Licensed professional counselors (LPCs) in Washington work for schools, healthcare facilities, private practices, and government agencies. The state of Washington requires counselors to hold at least a bachelor's degree to become licensed. The Bureau of Labor Statistics (BLS) projects a 23% increase in therapist and counselor jobs nationwide from 2016 through 2026, and it lists the mean salary for substance abuse, behavioral disorder, and mental health counselors in Washington as more than $48,000 per year.
Read on for more information about how to become a licensed Washington counselor, including potential careers, salaries, and education and licensing requirements.
Counseling Careers in Washington
Washington counselors provide assistance to students, job seekers, couples, and families, and they help people struggling with disabilities, mental health disorders, and addictions. Continue reading to learn more details regarding potential counseling jobs and various certification procedures.
School, Guidance, Vocational, and Educational Counselors
School, guidance, and educational counselors work with K-12 students. Depending on a student's age, these counselors may help welcome and assess a younger learner's readiness to start school, assist with college applications, or meet with parents to discuss their children's progress and challenges. Vocational counselors, in contrast, work in career advising, helping job seekers and recent graduates.Explore Career Information Explore Washington School Counselor Certification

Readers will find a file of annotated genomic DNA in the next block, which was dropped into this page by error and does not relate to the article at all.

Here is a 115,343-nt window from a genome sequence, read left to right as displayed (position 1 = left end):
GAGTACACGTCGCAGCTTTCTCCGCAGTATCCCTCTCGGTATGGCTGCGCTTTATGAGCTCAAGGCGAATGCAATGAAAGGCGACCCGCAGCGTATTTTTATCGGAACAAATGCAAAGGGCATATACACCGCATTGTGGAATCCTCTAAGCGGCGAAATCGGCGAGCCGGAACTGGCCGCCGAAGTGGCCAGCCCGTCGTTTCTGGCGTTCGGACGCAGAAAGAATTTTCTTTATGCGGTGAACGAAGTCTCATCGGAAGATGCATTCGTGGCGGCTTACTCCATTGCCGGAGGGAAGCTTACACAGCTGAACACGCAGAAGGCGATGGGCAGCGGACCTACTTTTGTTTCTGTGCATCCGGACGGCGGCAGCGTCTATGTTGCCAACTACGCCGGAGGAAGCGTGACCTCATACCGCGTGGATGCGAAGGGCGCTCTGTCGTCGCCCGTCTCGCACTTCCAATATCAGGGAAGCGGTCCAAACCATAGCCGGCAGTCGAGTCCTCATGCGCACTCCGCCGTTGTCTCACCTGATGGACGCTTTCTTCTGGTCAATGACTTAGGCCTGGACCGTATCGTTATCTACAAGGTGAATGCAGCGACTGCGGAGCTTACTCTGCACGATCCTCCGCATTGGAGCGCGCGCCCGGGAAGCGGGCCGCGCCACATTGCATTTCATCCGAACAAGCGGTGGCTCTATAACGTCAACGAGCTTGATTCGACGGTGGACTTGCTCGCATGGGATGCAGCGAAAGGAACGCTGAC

Marriage and Family Therapists
Marriage and family therapists work in hospitals, private practice, schools, and substance abuse centers. They help clients dealing with a variety of issues, such as divorce, eating disorders, drug addiction, and the deaths of family members or close friends. These therapists may also help children and their parents cope with attention-deficit/hyperactivity disorder and learning disabilities.Explore Career Information
Rehabilitation counselors help clients recover from challenges like grief, trauma, and substance abuse, helping patients resume more normal, independent lives. These professionals may work in rehabilitation facilities, nursing and residential care facilities, or for government offices.Explore Career Information Explore Washington Rehabilitation Counselor Certification
Substance Abuse and Behavioral Disorders Counselor